Hence it is Slashdot's problem, and not Firefox's. People always say "It's up to the coder to create valid code" - so lets see that rather than whining about a browser that sticks to the standards just fine.
  • by ToLu the Happy Furby (63586) on Monday January 24, 2005 @10:50AM (#11455214)
    Blake's involvement is definitely being overhyped for the "college kid takes on Bill Gates" aspect, as both he and everyone else at the Mozilla Foundation will be quick to acknowledge. He did play a central role in getting the Firefox project started--but along with Dave Hyatt, who is now a developer for Apple's Safari browser. (Surprised we don't hear as much about Hyatt's role in the story?)

    I think if there's one person who really deserves credit as "the guy behind Firefox," it's Ben Goodger, UI nazi and lead developer from 0.7 onwards. After all, as Firefox is mostly just a UI gloss on the underlying Mozilla code, it's Ben's rigorous adherence to principles of good, clean, simple UI that has made Firefox the breakaway success that the Suite never was.

    But really that just emphasizes how much Firefox depends on the entire Mozilla project, with its thousands of sometime developers and probably a few dozens of real core superstars. That's the real story here, but so far the media has chosen not to cover it.
  • Re:Uhh...wow? (Score:2, Interesting)

    by essreenim (647659) on Monday January 24, 2005 @10:57AM (#11455298)
    years of their life and racked up 20 years worth of debt.

    Some people are successful because of self-gained knowledge and experience as opposed to barfing up some BS they memorized from some bullshit class they attended while half drunk.

    Hey, I'm on your side. Go easy. I forget sometimes that I come from a country with state funded university. College was cheap for me. Any money I needed, I could work and my parents could make up the rest. College didnt cost that much and thats even with no grant!!. I know its different in the US - lots of rich kids that are a waste of money and are put into jobs, but I think they are mainly in non-technical areas - studying such subjects as post modern nepotism with specialisation in elitism. You have to remember, in a state funded institution you have very talented, non-rich kids who often don't get the chances they desserve because they are competing with these rich kids.. I'm not sure how it is in the U.S. but where I come from there are often people in the industry who dont desserve it and have no qualifications to prove it. They have no talent aside from professional bullshitting.. I not trying to start a flame war. You are annoyed by the same thing that anooys me, if you think about it. I'm sorry I used college as an example - bad move. I KNOw there are allot of very talenten people of ingenuity that dont go to college and forge their own careers. I cant believe you would assume I was talking about them. I am not..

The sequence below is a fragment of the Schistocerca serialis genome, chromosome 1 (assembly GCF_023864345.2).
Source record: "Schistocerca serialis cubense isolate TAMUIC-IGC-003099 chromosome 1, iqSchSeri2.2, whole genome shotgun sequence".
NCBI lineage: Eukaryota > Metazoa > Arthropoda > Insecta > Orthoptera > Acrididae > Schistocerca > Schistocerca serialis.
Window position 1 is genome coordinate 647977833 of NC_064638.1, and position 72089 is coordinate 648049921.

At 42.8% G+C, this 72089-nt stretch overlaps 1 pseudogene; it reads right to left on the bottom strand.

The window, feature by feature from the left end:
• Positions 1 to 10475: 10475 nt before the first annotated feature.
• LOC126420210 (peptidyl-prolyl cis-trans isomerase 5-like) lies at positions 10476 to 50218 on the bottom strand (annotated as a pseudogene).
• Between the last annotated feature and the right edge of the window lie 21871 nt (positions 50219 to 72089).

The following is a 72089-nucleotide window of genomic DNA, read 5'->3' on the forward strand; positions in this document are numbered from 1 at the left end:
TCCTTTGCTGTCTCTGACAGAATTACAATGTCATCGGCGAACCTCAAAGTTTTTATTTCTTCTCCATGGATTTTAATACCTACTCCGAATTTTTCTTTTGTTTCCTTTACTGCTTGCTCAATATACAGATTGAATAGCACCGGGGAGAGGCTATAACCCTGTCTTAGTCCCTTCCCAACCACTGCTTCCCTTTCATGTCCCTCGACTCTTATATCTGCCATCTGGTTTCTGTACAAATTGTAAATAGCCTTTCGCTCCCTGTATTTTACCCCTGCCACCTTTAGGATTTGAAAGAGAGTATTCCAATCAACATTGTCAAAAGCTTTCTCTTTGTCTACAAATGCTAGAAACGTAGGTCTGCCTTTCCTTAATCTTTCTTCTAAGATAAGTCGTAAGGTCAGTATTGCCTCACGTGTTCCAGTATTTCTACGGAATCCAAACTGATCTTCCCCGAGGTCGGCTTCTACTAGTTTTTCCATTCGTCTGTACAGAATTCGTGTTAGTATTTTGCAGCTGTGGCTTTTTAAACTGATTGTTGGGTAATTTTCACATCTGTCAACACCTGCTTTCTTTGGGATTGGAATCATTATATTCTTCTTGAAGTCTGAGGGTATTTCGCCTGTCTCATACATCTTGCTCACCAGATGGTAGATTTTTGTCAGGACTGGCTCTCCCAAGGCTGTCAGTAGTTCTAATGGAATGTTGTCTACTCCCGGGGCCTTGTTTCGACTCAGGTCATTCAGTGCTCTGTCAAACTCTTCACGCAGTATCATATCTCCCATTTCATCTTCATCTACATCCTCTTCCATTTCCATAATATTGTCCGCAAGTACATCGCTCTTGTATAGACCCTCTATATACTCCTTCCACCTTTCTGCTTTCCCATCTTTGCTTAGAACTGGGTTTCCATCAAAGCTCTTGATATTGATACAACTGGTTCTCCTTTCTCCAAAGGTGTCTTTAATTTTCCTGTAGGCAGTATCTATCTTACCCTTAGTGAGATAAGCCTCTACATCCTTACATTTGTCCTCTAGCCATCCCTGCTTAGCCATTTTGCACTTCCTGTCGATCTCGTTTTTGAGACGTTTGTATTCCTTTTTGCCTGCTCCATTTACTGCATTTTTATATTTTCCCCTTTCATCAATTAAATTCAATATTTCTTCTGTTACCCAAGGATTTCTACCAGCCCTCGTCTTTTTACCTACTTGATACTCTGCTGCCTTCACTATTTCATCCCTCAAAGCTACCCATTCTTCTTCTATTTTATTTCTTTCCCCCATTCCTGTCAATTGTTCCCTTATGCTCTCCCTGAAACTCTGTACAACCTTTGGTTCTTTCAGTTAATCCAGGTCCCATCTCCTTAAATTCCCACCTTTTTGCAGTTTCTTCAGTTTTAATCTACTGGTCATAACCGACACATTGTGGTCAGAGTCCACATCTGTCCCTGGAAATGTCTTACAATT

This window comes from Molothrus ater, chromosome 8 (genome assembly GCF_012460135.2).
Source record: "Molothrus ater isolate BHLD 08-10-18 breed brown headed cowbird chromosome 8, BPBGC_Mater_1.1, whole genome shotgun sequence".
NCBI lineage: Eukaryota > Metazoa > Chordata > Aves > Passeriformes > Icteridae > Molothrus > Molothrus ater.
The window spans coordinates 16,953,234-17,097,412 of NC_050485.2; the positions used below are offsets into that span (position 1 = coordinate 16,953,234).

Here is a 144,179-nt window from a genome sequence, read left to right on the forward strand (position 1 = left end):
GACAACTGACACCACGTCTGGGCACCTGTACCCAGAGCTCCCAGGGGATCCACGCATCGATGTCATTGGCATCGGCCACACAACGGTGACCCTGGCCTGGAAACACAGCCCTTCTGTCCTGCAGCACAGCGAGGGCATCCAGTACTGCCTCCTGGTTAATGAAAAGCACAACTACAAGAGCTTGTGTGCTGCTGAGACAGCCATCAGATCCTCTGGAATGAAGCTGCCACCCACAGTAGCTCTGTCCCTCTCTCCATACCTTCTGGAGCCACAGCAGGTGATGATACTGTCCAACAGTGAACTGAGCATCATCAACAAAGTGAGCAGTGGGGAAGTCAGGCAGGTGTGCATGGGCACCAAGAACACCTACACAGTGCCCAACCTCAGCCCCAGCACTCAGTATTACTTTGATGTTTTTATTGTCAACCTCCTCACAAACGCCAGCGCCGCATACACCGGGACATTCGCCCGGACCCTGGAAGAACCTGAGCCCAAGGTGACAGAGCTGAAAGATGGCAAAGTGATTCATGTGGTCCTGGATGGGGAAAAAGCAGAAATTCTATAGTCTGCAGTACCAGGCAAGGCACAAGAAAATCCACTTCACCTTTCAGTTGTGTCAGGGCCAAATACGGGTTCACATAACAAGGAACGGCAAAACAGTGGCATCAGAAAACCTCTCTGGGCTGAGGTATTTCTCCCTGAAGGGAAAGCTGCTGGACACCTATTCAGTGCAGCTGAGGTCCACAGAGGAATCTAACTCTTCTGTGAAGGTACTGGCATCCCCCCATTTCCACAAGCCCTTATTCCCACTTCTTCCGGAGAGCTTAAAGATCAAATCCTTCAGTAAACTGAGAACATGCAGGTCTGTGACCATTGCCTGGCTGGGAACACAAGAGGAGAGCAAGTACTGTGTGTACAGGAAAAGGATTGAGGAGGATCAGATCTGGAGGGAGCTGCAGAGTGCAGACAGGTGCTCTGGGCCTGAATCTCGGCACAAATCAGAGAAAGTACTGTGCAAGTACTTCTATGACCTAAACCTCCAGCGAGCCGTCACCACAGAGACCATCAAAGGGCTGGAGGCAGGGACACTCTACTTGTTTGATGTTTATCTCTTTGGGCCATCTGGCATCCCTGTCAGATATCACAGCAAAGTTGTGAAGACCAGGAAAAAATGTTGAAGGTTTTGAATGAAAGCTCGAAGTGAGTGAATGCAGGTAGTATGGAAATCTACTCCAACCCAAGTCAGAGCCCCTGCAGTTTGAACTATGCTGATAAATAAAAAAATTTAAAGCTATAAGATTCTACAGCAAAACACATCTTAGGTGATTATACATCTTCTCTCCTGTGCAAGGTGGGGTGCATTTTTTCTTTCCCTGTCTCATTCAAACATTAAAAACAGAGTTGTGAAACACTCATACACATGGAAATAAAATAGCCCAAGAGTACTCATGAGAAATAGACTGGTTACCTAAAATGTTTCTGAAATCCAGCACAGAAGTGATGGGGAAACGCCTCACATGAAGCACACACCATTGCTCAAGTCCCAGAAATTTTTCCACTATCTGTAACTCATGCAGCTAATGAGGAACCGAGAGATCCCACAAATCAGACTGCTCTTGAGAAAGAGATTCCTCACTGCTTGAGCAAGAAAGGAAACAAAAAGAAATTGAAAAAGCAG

• Re:But... (Score:5, Interesting)

    by Matt Perry (793115) <perry.matt54@yahoo.DALIcom minus painter> on Monday January 24, 2005 @11:04AM (#11455397)
    Slashdot still doesn't render correctly in FF...
    That's because slashdot's HTML still doesn't validate. Even though people have fixed the markup [alistapart.com] it hasn't been incorporated into slashcode, either because no one has submitted patches or no one in charge cares. I'm surprised that the slashdot people haven't gone ahead and incorporated the changes themselves since it seems it would 1) help their street cred to have a site so focused on standards and computing to actually follow standards and 2) help them save bandwidth to use stylesheets more and get rid of the junk markup like font tags.